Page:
Use this URL to cite or link to this record in EThOS: http://ethos.bl.uk/OrderDetails.do?uin=uk.bl.ethos.486834
Title: Parental choice of preschool in Taiwan
Author: Hsieh, Chia-Yin
Awarding Body: University of Bath
Current Institution: University of Bath
Date of Award: 2008
Availability of Full Text:
Access through EThOS:
Access through Institution:
Abstract:
This research investigates parental choice in an active preschool education market in Taiwan. Most research into parental choice of school has been conducted in quasi-markets; markets that are highly regulated by government policy. The Taiwanese preschool market could be said to be a true market, operating through supply and demand and regulated by price. How parents operate in such markets and how their choice influences what is offered, is less explored. The research consisted of following eighteen parents through the choice process. Data collection methods involved diaries completed before the child started preschool and two in-depth interviews; one at the beginning of the school year and one nine months later. The parents who supplied the information came from different educational backgrounds, social status and family structures. For most it was their first experience of choosing an educational setting for their children. Using a rational choice theoretical framework the thesis argues that there was certain rationality in the parents’ process of choice but balancing the benefits and costs of preschool education was embedded in a wider family context. In addition, the findings show that whilst the parents were initially concerned about the more structural aspects of quality, their on-going engagement with the preschool provision enabled them to have a deeper understanding of process issues. However, there were other criteria that the parents used which would suggest that they were defining quality in a way that may be more influenced by Taiwanese life and culture. One implication is that the quality of preschool provision is not likely to improve if it is purely dependent on preschools wishing to meet the parents’expectations. However, neither will it improve if the contextual conditions are ignored. The implications for Taiwanese government preschool policy are discussed.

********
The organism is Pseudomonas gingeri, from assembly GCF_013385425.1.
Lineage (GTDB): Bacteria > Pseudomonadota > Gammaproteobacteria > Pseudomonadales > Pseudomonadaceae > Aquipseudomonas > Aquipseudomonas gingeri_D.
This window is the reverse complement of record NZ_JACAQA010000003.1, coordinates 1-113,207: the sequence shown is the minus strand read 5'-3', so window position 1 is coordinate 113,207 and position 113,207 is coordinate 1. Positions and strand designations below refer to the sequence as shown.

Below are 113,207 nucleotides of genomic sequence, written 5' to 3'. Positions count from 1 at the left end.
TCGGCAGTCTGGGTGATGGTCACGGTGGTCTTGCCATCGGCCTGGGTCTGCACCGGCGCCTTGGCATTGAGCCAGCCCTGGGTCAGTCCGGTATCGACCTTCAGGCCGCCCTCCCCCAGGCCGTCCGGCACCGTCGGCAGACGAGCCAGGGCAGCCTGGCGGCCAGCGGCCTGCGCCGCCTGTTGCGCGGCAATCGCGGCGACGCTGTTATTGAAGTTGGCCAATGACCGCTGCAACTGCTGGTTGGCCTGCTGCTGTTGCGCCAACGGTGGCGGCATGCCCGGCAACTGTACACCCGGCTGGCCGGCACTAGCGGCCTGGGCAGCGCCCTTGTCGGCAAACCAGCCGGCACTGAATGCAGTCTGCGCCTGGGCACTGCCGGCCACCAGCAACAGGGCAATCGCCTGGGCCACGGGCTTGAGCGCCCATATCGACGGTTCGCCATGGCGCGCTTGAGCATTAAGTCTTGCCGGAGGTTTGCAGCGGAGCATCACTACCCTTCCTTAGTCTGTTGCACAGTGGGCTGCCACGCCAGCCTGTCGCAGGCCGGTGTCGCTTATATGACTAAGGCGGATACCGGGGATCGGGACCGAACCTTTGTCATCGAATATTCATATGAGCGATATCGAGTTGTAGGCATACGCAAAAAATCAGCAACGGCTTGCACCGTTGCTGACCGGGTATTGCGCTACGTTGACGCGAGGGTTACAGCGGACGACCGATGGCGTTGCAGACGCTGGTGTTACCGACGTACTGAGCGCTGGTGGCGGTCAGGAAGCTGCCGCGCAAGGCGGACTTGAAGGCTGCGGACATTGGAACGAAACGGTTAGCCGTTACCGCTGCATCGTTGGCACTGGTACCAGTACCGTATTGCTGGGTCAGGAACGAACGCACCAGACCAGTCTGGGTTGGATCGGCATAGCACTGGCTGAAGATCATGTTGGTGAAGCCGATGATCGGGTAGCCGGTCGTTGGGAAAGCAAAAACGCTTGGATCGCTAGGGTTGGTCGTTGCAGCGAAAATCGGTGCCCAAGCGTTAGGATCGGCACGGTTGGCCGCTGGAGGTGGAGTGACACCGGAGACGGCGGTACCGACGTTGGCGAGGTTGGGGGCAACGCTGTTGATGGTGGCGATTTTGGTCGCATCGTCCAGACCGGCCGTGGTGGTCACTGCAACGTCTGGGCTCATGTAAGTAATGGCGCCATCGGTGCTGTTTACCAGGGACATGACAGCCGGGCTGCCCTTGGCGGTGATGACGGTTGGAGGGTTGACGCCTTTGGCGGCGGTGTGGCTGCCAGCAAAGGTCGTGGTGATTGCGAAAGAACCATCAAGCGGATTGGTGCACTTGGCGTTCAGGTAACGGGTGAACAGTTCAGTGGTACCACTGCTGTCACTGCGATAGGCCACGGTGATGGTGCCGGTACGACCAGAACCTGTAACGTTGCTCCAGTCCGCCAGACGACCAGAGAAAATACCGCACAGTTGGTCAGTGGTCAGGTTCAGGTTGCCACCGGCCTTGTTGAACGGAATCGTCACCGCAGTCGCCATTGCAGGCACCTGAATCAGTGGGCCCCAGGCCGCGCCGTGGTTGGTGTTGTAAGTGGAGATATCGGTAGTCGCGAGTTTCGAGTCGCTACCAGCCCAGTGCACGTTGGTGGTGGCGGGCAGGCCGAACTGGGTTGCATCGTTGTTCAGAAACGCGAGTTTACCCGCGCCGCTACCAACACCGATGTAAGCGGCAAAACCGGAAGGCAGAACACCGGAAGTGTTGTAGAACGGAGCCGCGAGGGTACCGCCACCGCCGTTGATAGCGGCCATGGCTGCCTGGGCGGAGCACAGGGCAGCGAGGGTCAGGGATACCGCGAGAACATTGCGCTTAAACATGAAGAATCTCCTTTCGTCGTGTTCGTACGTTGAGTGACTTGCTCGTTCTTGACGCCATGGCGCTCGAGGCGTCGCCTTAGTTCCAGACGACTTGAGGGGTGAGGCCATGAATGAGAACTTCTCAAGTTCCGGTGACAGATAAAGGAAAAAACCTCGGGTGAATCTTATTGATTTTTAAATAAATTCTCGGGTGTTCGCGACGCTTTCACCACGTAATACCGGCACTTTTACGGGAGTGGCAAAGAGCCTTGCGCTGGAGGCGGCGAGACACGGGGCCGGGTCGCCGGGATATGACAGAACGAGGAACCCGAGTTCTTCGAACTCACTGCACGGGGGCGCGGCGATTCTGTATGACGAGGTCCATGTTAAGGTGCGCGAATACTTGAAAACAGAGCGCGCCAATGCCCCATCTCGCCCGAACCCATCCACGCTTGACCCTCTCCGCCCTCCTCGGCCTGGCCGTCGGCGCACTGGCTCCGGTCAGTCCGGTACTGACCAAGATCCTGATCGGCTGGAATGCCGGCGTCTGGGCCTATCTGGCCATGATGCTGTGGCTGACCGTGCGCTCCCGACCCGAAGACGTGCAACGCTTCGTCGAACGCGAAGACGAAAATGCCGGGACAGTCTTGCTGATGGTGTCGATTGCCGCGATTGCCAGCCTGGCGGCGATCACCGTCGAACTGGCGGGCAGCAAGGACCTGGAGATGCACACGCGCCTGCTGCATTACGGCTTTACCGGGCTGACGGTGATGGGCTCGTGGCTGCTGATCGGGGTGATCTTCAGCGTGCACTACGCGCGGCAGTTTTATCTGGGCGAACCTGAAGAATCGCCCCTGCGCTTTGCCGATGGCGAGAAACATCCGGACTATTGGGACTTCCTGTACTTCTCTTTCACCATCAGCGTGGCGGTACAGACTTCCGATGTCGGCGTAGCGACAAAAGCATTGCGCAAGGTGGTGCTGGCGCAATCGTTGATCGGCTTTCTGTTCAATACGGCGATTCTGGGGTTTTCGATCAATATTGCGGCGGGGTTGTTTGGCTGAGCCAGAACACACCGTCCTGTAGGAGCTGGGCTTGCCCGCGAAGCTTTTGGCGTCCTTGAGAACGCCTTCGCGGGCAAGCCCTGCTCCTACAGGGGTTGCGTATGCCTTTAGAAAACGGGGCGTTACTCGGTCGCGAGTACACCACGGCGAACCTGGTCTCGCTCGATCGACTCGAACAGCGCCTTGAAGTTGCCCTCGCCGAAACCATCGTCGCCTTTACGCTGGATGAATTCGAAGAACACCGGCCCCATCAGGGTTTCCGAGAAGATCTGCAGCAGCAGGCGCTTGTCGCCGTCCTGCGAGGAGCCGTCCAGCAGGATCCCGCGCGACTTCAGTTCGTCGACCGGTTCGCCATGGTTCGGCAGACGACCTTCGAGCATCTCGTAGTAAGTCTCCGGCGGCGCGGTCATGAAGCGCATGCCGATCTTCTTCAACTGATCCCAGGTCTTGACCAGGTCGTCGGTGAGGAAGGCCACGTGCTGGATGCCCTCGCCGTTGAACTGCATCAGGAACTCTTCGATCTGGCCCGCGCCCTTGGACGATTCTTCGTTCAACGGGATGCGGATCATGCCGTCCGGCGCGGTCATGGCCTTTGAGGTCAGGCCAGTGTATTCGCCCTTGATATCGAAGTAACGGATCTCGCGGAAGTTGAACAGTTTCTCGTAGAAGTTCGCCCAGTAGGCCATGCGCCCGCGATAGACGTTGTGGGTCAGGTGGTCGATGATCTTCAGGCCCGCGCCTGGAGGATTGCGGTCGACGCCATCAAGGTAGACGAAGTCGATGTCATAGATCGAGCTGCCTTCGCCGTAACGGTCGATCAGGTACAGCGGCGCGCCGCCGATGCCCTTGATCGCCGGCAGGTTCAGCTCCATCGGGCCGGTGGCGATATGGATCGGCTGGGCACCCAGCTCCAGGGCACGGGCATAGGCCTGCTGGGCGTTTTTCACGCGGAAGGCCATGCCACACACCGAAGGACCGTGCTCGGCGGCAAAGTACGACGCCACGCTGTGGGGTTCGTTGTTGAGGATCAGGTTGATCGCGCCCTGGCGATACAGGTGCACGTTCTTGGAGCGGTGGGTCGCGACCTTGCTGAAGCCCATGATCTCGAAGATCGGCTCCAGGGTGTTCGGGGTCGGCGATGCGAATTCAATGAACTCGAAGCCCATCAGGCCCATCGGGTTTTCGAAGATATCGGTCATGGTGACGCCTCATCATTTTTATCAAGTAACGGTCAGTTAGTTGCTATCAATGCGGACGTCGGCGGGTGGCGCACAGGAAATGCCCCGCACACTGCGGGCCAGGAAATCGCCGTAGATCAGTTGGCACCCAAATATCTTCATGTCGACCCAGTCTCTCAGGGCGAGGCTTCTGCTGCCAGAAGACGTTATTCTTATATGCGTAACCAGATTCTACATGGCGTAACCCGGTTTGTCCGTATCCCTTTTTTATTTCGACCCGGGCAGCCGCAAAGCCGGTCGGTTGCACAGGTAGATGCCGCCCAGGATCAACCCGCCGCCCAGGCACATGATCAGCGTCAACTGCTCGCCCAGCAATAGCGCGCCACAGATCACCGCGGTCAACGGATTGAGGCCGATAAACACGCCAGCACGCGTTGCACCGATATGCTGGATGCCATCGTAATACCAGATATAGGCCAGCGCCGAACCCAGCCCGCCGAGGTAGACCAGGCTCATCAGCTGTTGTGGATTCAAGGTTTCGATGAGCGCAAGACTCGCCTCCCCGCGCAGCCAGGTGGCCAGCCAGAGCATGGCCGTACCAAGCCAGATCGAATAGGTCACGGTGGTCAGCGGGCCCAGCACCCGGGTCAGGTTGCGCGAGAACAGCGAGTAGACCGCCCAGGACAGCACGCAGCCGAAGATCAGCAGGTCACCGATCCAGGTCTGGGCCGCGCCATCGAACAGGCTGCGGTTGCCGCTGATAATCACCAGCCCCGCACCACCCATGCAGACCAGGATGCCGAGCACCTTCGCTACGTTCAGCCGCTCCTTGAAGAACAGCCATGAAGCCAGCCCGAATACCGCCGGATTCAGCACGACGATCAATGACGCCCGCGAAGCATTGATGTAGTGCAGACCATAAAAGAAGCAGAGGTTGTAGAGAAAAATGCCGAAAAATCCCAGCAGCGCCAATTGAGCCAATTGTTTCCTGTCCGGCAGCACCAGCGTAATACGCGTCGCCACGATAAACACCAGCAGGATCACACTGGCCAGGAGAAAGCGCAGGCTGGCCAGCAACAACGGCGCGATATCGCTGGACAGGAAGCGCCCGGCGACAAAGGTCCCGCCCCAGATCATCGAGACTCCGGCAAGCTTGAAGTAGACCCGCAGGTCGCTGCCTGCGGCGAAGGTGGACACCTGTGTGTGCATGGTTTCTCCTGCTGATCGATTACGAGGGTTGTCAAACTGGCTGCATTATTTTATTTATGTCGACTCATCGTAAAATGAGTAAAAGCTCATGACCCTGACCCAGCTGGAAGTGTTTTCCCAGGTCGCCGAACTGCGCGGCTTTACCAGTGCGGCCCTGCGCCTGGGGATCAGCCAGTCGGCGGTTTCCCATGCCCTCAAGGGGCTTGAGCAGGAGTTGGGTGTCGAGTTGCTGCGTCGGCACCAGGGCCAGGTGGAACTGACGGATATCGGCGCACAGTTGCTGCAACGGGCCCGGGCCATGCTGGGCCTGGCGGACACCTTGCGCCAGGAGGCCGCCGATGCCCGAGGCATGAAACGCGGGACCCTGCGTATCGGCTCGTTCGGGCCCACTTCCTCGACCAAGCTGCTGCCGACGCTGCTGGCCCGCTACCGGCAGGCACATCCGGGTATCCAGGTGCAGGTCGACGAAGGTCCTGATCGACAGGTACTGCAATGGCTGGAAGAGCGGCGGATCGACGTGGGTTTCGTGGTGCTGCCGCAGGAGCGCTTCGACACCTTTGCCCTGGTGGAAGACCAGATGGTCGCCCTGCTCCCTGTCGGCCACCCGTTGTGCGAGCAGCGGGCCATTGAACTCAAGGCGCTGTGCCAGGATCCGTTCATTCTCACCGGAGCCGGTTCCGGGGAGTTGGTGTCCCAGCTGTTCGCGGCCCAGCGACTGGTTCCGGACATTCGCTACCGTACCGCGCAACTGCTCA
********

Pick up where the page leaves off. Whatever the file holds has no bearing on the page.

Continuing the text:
Supervisor: Not available Sponsor: Not available
Qualification Name: Thesis (Ph.D.) Qualification Level: Doctoral
EThOS ID: uk.bl.ethos.486834  DOI: Not available
Keywords: LB1501 Primary Education
Share: